The next key piece of the puzzle was the Elizabeth Parker sampler from the V&A. This potent object is often mentioned as a source of inspiration for contemporary textile artists and has extraordinary resonance as a testimony, reading almost like a tortured diary entry, the words have such a power to speak directly to the reader although it was written nearly 200 years ago. Enter Sue Prichard, Curator of Contemporary Textiles at the V&A and creator of the hugely successful ‘Quilts 1700-2010: Hidden Histories, Untold Stories’ exhibition at the V&A. Sue had been to visit us in Norwich to view the Lorina Bulwer embroidered letter and was hugely supportive of our exhibition and helped to secure the loan of the Elizabeth Parker sampler in order to be able to unite all of these immensely important objects together in one show.

 I work with other curators in the Eastern Region who have Costume and Textile collections, we deliver training events as part of the SHARE scheme and meet up regularly to talk about our work. At one of these meetings I outlined the project and immediately Clare Hunt of Southend Museums mentioned an Occupational Therapy kit donated recently to them. We were delighted to be able to borrow this for the exhibition as it provides a valuable part of the story, from the early history of Occupational Therapy as a medical discipline at the end of the First World War to these ready made kits being distributed to ex-service personnel at the end of the Second World War shows so clearly how the solace of stitch has clear benefits to those who need it in difficult times.

 Next time, more information on the stories behind the objects on display and we will introduce the contemporary artist’s whose work adds a whole new dimension to the exhibition.

Frayed at the Museums Showoff


On Thursday 13 June, Ruth introduced the project to the audience at the Museums Showoff, an open mic night for ‘everyone who works in or loves museums’, which, for one night only, was held at Open in Norwich.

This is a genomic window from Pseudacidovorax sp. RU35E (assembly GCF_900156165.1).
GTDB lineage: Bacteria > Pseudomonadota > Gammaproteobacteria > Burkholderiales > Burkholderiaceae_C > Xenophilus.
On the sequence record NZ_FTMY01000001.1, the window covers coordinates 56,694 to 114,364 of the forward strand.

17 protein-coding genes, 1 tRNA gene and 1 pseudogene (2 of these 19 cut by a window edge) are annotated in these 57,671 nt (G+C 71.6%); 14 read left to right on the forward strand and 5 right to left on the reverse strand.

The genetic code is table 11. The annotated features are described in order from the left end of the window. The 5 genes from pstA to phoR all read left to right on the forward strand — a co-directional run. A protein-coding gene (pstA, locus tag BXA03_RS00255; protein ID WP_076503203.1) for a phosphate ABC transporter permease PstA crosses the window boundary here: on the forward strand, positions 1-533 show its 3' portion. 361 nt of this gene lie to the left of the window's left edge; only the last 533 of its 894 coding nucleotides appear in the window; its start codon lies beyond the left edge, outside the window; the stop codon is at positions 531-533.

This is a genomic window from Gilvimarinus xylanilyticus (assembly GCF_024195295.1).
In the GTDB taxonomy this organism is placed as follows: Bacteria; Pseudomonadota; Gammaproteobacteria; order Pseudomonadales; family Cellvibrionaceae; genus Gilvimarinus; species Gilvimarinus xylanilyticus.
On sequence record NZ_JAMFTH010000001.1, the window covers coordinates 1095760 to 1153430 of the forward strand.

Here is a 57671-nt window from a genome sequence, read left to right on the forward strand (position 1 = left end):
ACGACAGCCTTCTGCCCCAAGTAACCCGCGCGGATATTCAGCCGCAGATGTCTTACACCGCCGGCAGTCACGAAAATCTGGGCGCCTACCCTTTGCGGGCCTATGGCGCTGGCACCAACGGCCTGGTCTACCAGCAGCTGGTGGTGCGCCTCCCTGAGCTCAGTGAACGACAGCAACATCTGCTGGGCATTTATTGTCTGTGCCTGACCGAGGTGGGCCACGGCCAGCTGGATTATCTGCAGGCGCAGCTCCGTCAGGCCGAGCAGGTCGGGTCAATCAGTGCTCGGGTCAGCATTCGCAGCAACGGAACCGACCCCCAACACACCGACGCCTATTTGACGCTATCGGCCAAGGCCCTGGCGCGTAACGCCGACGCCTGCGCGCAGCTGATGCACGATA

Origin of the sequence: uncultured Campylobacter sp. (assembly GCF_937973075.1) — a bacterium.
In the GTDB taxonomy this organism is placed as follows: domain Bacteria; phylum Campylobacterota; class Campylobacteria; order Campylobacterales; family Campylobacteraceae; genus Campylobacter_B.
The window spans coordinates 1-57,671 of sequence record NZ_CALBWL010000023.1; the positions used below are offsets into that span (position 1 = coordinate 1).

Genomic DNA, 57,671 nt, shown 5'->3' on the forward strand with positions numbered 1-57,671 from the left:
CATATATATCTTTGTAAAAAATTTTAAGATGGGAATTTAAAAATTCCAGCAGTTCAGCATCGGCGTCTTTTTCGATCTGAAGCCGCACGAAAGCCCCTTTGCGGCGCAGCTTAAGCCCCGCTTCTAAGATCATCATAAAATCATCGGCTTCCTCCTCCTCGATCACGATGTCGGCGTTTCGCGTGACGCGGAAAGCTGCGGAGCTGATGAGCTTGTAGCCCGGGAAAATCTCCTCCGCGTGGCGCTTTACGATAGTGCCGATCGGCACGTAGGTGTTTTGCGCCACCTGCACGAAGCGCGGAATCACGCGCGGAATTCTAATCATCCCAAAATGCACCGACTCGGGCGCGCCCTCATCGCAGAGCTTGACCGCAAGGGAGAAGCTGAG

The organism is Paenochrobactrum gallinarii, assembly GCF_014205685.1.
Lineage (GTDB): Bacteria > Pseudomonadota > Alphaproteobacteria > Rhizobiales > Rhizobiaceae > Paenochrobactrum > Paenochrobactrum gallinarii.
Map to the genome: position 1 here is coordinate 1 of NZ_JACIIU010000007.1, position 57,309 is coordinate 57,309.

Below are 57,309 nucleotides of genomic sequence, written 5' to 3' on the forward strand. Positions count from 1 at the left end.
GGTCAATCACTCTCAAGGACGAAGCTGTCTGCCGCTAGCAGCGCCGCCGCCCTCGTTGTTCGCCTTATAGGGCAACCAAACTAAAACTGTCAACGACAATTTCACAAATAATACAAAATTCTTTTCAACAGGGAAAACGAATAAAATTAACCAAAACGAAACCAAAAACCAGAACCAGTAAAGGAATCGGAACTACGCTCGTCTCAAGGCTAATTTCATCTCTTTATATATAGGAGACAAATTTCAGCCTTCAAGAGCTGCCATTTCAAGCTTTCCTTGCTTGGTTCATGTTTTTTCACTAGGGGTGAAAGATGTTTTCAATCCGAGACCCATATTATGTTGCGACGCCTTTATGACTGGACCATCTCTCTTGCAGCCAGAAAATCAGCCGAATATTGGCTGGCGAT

To accompany her 9 minute slot, Ruth took with her a full-size, 12 feet long, double-sided print of our Lorina Bulwer embroidered letter. 

If you’d like to read Ruth’s script, you can download it here:  Museums Show-off

To find out more about the Museums Showoff, visit their website:

Welcome to Frayed

Hello, I’m Alison Hall (better known as Ali) the Exhibitions Coordinator for Great Yarmouth Museums.  Frayed: Textiles on the Edge is an exhibition I’m working on with Ruth Battersby Tooke, the Costume and Textiles Curator for Norfolk Museums and Archaeology Service.  Ruth is the project curator, and my job is to pull everything together and make sure we’re ready to open on time! 

 The exhibition will be held at Time and Tide Museum of Great Yarmouth Life.  We change our exhibition twice each year, and this  will be our autumn/winter show, following Alfred Wallis: Works from the Kettle’s Yard Collections, which is our current show.

Over the next few months as we get ready to open Frayed, I’ll be keeping you up to date with what’s going on and the different processes involved in making the exhibition; things like interpretation, exhibition design, graphics, audio and so on.  Meanwhile, Ruth will give you a behind the scenes glimpse at some of the objects and the people who created them.  We also hope to introduce a few of the other people we’re working with, through guest posts on this blog.